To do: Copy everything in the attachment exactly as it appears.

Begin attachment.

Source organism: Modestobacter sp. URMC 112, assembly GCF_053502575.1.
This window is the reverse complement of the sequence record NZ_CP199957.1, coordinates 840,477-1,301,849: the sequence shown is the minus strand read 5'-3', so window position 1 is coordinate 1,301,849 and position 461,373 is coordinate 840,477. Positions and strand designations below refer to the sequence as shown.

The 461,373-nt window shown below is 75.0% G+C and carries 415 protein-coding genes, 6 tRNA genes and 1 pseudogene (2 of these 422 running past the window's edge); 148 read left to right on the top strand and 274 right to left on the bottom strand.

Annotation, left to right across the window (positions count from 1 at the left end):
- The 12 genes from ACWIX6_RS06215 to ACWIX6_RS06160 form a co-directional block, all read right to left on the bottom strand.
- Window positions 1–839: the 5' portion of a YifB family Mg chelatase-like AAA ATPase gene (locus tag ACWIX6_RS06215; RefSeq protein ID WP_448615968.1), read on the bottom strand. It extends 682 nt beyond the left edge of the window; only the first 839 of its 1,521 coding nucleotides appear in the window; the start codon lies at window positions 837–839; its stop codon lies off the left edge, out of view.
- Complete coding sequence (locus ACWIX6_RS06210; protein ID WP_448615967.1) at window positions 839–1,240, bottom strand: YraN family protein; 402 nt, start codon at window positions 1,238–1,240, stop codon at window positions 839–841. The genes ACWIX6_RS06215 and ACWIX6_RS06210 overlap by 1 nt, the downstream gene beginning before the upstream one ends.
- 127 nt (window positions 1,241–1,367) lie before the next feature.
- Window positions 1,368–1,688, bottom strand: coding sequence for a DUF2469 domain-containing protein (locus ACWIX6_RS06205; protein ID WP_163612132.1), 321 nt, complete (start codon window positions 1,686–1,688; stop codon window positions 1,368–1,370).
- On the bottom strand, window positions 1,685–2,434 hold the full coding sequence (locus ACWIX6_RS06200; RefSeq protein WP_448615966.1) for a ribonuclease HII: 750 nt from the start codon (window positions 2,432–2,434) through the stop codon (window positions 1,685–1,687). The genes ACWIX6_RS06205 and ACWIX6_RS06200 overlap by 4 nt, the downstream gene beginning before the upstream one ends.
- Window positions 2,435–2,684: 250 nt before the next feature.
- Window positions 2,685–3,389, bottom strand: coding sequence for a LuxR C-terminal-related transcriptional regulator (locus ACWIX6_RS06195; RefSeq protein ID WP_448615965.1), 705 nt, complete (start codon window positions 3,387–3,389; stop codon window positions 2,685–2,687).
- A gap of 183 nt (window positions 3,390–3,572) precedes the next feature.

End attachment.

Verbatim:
Source organism: Modestobacter sp. URMC 112, assembly GCF_053502575.1.
This window is the reverse complement of the sequence record NZ_CP199957.1, coordinates 840,477-1,301,849: the sequence shown is the minus strand read 5'-3', so window position 1 is coordinate 1,301,849 and position 461,373 is coordinate 840,477. Positions and strand designations below refer to the sequence as shown.

The 461,373-nt window shown below is 75.0% G+C and carries 415 protein-coding genes, 6 tRNA genes and 1 pseudogene (2 of these 422 running past the window's edge); 148 read left to right on the top strand and 274 right to left on the bottom strand.

Annotation, left to right across the window (positions count from 1 at the left end):
- The 12 genes from ACWIX6_RS06215 to ACWIX6_RS06160 form a co-directional block, all read right to left on the bottom strand.
- Window positions 1–839: the 5' portion of a YifB family Mg chelatase-like AAA ATPase gene (locus tag ACWIX6_RS06215; RefSeq protein ID WP_448615968.1), read on the bottom strand. It extends 682 nt beyond the left edge of the window; only the first 839 of its 1,521 coding nucleotides appear in the window; the start codon lies at window positions 837–839; its stop codon lies off the left edge, out of view.
- Complete coding sequence (locus ACWIX6_RS06210; protein ID WP_448615967.1) at window positions 839–1,240, bottom strand: YraN family protein; 402 nt, start codon at window positions 1,238–1,240, stop codon at window positions 839–841. The genes ACWIX6_RS06215 and ACWIX6_RS06210 overlap by 1 nt, the downstream gene beginning before the upstream one ends.
- 127 nt (window positions 1,241–1,367) lie before the next feature.
- Window positions 1,368–1,688, bottom strand: coding sequence for a DUF2469 domain-containing protein (locus ACWIX6_RS06205; protein ID WP_163612132.1), 321 nt, complete (start codon window positions 1,686–1,688; stop codon window positions 1,368–1,370).
- On the bottom strand, window positions 1,685–2,434 hold the full coding sequence (locus ACWIX6_RS06200; RefSeq protein WP_448615966.1) for a ribonuclease HII: 750 nt from the start codon (window positions 2,432–2,434) through the stop codon (window positions 1,685–1,687). The genes ACWIX6_RS06205 and ACWIX6_RS06200 overlap by 4 nt, the downstream gene beginning before the upstream one ends.
- Window positions 2,435–2,684: 250 nt before the next feature.
- Window positions 2,685–3,389, bottom strand: coding sequence for a LuxR C-terminal-related transcriptional regulator (locus ACWIX6_RS06195; RefSeq protein ID WP_448615965.1), 705 nt, complete (start codon window positions 3,387–3,389; stop codon window positions 2,685–2,687).
- A gap of 183 nt (window positions 3,390–3,572) precedes the next feature.